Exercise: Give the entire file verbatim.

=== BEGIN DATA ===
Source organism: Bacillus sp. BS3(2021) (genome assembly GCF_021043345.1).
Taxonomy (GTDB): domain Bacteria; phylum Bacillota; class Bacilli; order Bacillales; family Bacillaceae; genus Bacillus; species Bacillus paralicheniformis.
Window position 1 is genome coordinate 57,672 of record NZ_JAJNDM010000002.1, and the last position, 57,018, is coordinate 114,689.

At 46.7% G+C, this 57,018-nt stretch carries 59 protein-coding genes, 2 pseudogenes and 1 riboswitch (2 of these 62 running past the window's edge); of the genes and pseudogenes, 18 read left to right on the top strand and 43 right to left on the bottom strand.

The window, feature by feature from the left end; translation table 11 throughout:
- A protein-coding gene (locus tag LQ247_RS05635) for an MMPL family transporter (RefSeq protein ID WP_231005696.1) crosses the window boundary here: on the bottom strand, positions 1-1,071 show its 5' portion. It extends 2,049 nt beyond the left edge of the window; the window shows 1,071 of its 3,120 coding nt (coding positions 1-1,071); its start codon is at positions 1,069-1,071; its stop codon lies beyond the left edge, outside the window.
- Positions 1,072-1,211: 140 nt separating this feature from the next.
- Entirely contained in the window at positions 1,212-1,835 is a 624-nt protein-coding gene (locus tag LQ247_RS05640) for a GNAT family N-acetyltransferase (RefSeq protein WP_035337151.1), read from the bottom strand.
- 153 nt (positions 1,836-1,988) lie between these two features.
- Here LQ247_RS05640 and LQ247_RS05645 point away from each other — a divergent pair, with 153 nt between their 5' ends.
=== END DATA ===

Source organism: Bacillus sp. BS3(2021) (genome assembly GCF_021043345.1).
Taxonomy (GTDB): domain Bacteria; phylum Bacillota; class Bacilli; order Bacillales; family Bacillaceae; genus Bacillus; species Bacillus paralicheniformis.
Window position 1 is genome coordinate 57,672 of record NZ_JAJNDM010000002.1, and the last position, 57,018, is coordinate 114,689.

At 46.7% G+C, this 57,018-nt stretch carries 59 protein-coding genes, 2 pseudogenes and 1 riboswitch (2 of these 62 running past the window's edge); of the genes and pseudogenes, 18 read left to right on the top strand and 43 right to left on the bottom strand.

The window, feature by feature from the left end; translation table 11 throughout:
- A protein-coding gene (locus tag LQ247_RS05635) for an MMPL family transporter (RefSeq protein ID WP_231005696.1) crosses the window boundary here: on the bottom strand, positions 1-1,071 show its 5' portion. It extends 2,049 nt beyond the left edge of the window; the window shows 1,071 of its 3,120 coding nt (coding positions 1-1,071); its start codon is at positions 1,069-1,071; its stop codon lies beyond the left edge, outside the window.
- Positions 1,072-1,211: 140 nt separating this feature from the next.
- Entirely contained in the window at positions 1,212-1,835 is a 624-nt protein-coding gene (locus tag LQ247_RS05640) for a GNAT family N-acetyltransferase (RefSeq protein WP_035337151.1), read from the bottom strand.
- 153 nt (positions 1,836-1,988) lie between these two features.
- Here LQ247_RS05640 and LQ247_RS05645 point away from each other — a divergent pair, with 153 nt between their 5' ends.